This is the final post in a 4-Part Series of articles on pet loss and grief.
Give Other Pets Time To Say Goodbye
Saying goodbye to our pets is never easy. If we have other pets, we may be at a loss how best to help them. After all, they shared their lives together as housemates and had their own communications and affections.
When I was faced with this question, the best advice I received was from the company called Lap of Love — A Veterinary Hospice & In-Home Euthanasia.*
Here is a quote from their website:
Other Pets Will Process The Death in Their Own Way
Here is a short video by Dani McVety, DVM that may be of help. Dr. Dani lovingly explains how our other pets might perceive the loss and how we can help.
Our Cats And Dogs Understand Death
Cats and dogs are natural predators. Even if they have never hunted for food, even if they lead pampered lives, deep within their cellular makeup, they understand death.
They get it.
It makes sense to me to allow our pets to see that their housemate is gone. Realizing that they are natural predators brought it home for me. I didn't have to fear that my other pet would be traumatized.
It's terribly unsettling to have a fellow pet leave and then never return. I've known pets who vocalized the rest of their lives for a "lost" (deceased) housemate, wondering if perhaps the other pet would return to the sound of their voice.
Provide Other Pets Space To Say Goodbye
Lap of Love shared that every pet will process the death their own way. I took to heart Dr. Dani's words, knowing that I would not have to orchestrate or force anything. All I needed to do was provide the opportunity for my other pet to see the pet who had passed.
I said goodbye to my cat with René Butler, DVM, my local vet from Lap of Love. Dr. René left and some time passed in stillness and meditation. My other cat came out from under the blankets and looked over her deceased housemate. There was an acknowledgment on her part.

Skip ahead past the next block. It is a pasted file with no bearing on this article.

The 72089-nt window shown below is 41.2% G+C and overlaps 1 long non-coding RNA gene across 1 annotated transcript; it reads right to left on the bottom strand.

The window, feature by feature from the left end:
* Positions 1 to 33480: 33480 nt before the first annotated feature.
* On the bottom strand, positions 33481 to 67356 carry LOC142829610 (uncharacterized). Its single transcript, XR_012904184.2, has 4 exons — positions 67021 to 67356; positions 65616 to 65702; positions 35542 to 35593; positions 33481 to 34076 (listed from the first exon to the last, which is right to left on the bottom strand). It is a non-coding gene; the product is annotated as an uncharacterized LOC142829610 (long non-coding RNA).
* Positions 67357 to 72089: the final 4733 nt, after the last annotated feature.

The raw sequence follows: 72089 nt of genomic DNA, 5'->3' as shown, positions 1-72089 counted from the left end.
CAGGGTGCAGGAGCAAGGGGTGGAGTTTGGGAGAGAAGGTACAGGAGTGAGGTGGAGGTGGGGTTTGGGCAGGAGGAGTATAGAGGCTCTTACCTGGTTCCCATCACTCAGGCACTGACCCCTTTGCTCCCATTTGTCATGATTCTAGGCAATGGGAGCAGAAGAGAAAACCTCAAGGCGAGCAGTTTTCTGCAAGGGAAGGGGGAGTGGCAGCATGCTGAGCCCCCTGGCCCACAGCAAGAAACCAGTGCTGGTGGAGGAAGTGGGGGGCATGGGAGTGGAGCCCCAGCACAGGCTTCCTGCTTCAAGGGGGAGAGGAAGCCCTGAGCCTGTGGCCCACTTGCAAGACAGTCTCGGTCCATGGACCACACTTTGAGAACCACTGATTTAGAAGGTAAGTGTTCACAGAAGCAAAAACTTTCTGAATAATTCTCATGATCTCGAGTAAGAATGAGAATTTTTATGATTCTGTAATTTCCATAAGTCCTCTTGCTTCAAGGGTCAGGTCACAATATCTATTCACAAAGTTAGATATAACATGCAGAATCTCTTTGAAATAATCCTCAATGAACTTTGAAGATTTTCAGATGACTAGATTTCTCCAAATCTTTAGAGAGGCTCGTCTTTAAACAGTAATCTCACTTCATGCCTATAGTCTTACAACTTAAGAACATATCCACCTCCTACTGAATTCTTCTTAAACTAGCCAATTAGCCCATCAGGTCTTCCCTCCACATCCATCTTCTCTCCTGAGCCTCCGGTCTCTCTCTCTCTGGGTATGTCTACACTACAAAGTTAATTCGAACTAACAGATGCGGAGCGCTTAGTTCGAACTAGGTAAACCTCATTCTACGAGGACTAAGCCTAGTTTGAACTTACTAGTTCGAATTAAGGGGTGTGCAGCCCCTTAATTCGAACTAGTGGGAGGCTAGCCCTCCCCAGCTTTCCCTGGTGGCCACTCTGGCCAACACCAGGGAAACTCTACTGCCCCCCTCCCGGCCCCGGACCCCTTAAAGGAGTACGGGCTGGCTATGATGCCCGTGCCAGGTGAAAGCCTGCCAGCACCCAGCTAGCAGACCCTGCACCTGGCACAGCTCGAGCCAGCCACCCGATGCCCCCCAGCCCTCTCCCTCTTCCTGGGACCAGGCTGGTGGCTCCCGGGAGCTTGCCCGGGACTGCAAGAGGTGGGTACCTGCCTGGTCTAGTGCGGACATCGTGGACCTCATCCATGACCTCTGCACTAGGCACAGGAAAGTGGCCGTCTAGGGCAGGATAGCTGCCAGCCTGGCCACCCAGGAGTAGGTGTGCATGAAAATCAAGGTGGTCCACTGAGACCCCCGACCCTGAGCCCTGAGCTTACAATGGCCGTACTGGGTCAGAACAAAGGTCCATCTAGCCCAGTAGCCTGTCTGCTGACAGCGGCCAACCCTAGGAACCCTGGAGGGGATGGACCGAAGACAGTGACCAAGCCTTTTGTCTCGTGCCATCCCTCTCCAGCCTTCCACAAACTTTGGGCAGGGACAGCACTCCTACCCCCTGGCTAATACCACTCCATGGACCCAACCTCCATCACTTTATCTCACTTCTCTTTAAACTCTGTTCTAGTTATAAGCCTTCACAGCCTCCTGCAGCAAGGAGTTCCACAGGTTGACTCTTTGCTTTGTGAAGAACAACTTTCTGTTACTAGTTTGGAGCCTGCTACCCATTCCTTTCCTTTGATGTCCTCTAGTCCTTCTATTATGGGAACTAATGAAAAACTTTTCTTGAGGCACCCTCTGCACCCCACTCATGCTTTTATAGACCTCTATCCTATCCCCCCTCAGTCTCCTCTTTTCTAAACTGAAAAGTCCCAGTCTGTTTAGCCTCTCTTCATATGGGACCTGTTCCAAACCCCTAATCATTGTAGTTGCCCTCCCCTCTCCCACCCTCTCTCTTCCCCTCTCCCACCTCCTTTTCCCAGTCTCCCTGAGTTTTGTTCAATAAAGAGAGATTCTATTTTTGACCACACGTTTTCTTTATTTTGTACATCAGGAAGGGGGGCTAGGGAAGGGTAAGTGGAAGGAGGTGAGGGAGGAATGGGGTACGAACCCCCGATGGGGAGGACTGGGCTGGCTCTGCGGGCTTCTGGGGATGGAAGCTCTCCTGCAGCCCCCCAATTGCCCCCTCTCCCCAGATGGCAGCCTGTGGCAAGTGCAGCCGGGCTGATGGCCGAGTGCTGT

A Pure Communion Between Them
I was getting myself ready to drive my pet to the crematorium, when I came around the corner and stopped short. I beheld my other cat lying next to the cushion that held my deceased pet. She was settled in with her front paws tucked under her as if holding a vigil. Without moving, she stretched her head out to sniff her companion of 10 years.
I was quite taken by the naturalness of her behavior knowing that I couldn't have orchestrated it better if I tried.
Moving gently, so as not to disturb her, I was able to capture a few photos of this inner communion. I wondered how long she would need, the practical part of me calculating that we could delay departure by up to half an hour.
She took much less than that; maybe 10 minutes. She picked her own timing.
I knew then that my remaining pet "got it." We still had our grieving process, but I knew she understood. I was comforted that she was given her own natural time to say goodbye and that I had been a witness.
For Students Of The Radiance Technique®
A good resource for students of The Radiance Technique® (TRT®) is the book The Radiance Technique® and The Animal Kingdom, by Marvelle Lightfields. Chapter Six is entitled The Death and Dying Process With Animals. It offers information about the grief process and shares experiences of others who said goodbye to their pets.
Remember that your TRT® hands-on is a supportive technique that you can share with your pets throughout their lives as well as their process of death. Use of TRT® provides a gateway for your healing through whatever you encounter.
This 4-Part Series of articles was written to support you, dear reader. None of it is about what you should do, but rather, offers ideas that might help you depending upon your personal circumstances and beliefs.
It is less about the loss of my pet, and more about sharing what I learned along the way that could be beneficial to you.
May your Journey with your pets, from beginning to end, be filled with Joyful Love.
*(Please note: I am not affiliated with Lap of Love
and receive no renumeration in my recommendation of them.)